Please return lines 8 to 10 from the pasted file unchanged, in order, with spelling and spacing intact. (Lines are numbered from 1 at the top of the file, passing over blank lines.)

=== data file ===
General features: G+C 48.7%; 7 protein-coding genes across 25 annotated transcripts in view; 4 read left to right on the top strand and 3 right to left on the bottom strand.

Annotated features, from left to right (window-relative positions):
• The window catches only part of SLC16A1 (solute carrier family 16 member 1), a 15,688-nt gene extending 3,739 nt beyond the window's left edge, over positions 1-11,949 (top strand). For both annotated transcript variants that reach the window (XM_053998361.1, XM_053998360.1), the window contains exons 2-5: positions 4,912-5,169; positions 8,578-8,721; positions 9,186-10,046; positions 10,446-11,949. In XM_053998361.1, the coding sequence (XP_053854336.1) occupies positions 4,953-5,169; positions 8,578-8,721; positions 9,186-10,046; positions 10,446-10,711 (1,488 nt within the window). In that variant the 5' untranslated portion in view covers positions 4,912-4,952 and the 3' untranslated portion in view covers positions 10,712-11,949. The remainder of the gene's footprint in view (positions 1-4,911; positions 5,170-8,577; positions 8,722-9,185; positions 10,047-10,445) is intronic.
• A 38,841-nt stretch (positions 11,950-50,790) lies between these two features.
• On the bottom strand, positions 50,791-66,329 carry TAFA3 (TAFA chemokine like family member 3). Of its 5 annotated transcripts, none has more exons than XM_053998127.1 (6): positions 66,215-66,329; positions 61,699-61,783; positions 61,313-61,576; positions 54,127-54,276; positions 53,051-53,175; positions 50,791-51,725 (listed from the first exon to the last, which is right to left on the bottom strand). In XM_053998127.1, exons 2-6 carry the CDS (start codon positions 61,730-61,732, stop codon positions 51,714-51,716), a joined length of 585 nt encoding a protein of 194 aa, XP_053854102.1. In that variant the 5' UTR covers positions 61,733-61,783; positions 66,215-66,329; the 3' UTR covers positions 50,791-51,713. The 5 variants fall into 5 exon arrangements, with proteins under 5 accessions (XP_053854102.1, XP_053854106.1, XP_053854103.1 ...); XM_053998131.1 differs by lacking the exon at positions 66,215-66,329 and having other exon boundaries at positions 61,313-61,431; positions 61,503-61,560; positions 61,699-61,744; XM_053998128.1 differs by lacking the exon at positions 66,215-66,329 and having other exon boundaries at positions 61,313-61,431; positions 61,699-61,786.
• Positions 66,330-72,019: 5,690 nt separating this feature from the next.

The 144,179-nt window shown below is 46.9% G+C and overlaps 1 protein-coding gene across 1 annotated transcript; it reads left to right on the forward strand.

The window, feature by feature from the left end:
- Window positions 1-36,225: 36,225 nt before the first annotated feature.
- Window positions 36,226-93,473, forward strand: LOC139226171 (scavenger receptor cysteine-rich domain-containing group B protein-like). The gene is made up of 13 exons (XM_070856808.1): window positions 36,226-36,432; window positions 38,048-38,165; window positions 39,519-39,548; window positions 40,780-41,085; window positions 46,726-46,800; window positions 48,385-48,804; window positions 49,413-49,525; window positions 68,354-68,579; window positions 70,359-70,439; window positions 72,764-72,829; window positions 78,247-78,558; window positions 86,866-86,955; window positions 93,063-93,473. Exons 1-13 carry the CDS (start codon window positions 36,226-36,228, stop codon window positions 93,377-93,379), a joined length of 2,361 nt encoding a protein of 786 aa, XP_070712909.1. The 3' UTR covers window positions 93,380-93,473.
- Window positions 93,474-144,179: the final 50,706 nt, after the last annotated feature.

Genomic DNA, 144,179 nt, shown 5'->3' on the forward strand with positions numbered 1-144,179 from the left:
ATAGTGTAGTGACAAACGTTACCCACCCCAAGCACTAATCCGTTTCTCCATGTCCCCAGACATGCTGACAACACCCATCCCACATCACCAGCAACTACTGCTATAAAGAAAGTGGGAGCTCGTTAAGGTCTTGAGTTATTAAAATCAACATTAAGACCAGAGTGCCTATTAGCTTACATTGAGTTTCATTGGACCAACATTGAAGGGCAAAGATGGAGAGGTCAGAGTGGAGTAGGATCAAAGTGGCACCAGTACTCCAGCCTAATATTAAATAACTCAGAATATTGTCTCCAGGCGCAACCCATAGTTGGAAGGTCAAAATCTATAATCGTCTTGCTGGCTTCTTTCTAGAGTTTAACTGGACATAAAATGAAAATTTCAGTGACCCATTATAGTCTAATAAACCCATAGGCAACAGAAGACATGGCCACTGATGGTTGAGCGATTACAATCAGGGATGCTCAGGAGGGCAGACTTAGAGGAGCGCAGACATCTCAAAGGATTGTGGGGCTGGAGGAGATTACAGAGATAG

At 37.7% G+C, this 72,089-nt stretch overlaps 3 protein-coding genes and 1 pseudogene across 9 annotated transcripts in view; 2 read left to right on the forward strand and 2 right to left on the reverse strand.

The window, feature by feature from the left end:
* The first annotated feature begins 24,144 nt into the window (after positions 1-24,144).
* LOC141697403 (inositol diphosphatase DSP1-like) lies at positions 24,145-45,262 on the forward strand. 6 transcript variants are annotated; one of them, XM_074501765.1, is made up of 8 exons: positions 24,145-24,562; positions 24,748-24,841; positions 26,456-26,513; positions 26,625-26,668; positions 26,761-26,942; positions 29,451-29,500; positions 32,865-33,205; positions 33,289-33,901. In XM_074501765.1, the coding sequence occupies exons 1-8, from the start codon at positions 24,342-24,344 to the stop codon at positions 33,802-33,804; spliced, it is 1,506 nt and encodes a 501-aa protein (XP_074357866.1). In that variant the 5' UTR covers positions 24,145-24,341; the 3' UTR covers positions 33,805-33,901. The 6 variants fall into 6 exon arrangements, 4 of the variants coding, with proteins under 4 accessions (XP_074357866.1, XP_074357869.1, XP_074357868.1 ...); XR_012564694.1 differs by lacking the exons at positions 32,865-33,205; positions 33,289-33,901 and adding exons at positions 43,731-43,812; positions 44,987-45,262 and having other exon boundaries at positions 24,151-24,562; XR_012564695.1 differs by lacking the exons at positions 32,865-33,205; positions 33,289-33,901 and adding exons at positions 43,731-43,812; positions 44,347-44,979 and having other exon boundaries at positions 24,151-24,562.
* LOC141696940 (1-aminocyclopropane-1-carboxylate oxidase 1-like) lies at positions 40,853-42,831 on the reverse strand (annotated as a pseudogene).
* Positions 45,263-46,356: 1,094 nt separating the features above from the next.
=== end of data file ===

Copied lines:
The window, feature by feature from the left end:
- Window positions 1-36,225: 36,225 nt before the first annotated feature.
- Window positions 36,226-93,473, forward strand: LOC139226171 (scavenger receptor cysteine-rich domain-containing group B protein-like). The gene is made up of 13 exons (XM_070856808.1): window positions 36,226-36,432; window positions 38,048-38,165; window positions 39,519-39,548; window positions 40,780-41,085; window positions 46,726-46,800; window positions 48,385-48,804; window positions 49,413-49,525; window positions 68,354-68,579; window positions 70,359-70,439; window positions 72,764-72,829; window positions 78,247-78,558; window positions 86,866-86,955; window positions 93,063-93,473. Exons 1-13 carry the CDS (start codon window positions 36,226-36,228, stop codon window positions 93,377-93,379), a joined length of 2,361 nt encoding a protein of 786 aa, XP_070712909.1. The 3' UTR covers window positions 93,380-93,473.